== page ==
• Nickel will work harden when you pound it flat. Then you have to anneal it so it won't crack when you go to bend it.
  • Ebony is a very tight-grained, hard wood. This will make it very difficult to cut a proper channel for the wire.
  • Ebony tends to warp/shift/crack all by itself. Introducing extra stress into the wood by stuffing wire into it may just cause you headaches down the road.

Now, all of that said, take some scraps and try it! I wouldn't ever advise going straight to a good piece of work with an untested method, but if you have an idea, give it a go. I could be wrong you know. :)

Also, if you have never done inlay before. PRACTICE, PRACTICE, PRACTICE. It's not as easy as you think it is ;)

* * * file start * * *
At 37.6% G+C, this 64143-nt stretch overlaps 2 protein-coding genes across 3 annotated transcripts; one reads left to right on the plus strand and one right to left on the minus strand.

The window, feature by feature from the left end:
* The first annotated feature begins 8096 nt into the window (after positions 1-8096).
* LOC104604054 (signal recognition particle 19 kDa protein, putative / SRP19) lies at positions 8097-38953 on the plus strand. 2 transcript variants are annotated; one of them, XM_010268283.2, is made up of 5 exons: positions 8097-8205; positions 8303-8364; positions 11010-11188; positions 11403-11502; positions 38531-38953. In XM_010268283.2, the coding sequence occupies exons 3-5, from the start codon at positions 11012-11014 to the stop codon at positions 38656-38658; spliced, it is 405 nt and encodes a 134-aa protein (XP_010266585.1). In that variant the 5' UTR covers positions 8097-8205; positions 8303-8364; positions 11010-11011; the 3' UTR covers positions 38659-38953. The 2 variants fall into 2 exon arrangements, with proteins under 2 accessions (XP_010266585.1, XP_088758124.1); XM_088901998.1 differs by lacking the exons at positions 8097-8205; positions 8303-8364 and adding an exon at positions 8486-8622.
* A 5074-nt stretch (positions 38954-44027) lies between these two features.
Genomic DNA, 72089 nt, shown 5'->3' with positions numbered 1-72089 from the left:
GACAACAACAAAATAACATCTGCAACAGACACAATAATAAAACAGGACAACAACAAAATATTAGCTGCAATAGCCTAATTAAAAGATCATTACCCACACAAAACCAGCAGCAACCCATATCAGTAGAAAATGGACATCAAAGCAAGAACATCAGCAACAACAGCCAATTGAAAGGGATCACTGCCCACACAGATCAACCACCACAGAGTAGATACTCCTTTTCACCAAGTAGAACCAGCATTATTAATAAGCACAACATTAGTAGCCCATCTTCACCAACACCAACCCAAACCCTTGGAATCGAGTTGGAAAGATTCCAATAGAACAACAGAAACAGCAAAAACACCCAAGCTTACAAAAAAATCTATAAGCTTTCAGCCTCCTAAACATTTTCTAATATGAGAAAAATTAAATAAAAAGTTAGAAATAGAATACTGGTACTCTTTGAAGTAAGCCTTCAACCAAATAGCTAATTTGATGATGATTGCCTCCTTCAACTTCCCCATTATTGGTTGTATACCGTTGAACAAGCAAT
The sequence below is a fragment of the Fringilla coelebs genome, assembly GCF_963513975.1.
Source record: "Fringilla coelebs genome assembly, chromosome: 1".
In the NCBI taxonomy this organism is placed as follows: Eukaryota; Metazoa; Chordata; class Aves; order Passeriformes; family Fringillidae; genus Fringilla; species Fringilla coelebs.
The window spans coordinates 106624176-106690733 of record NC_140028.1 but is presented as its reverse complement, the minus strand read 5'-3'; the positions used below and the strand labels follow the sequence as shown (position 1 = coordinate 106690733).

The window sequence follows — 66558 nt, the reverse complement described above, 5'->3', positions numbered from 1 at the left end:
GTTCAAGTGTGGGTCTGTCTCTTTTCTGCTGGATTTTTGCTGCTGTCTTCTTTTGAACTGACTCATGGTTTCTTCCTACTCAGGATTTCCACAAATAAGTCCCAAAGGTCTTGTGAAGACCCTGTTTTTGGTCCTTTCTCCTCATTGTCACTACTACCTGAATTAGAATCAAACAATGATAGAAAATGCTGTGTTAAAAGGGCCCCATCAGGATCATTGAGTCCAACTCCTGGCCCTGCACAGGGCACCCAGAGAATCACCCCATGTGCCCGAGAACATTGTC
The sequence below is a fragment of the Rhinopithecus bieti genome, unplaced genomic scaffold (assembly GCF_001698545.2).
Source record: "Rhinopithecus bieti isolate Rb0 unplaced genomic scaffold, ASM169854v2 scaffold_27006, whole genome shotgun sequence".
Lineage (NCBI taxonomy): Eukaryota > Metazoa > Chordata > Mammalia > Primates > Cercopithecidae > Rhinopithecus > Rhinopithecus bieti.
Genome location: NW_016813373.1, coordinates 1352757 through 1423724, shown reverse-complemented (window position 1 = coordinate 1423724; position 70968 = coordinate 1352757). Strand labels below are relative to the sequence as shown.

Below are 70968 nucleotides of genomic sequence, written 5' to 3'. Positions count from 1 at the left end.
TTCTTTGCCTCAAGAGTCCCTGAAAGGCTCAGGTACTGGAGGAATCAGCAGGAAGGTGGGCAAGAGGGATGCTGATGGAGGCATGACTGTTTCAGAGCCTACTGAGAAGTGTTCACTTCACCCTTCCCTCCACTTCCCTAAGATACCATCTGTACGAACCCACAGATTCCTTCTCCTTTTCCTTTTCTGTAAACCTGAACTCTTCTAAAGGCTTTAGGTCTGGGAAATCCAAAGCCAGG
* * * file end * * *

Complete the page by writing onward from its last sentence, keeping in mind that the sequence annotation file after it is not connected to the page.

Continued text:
-d
 
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thanks decker, you confimed alot of my thoughts, i knew copper work hardened, but never took that into consideration.


any other advice or helpful hints???

thanks
andrew
 
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I've tried it on blackwood to poor success using silver.It was very difficult to get smooth cuts to inlay with and I had some cracking and chipping on areas where the cuts curved.A failure in every way.But just because I failed doesnt mean you wont find a way to make it work.As far as the nickel I think Deker nailed on the head.I have thought about cutting a channel,then undercutting the channel and pouring in pewter.The undercuts should hold the pewter in place.Its on my looooooooooong list of experiments to try.
Im not sure I understand the soldering question/fiberglass.Could you clarify a little?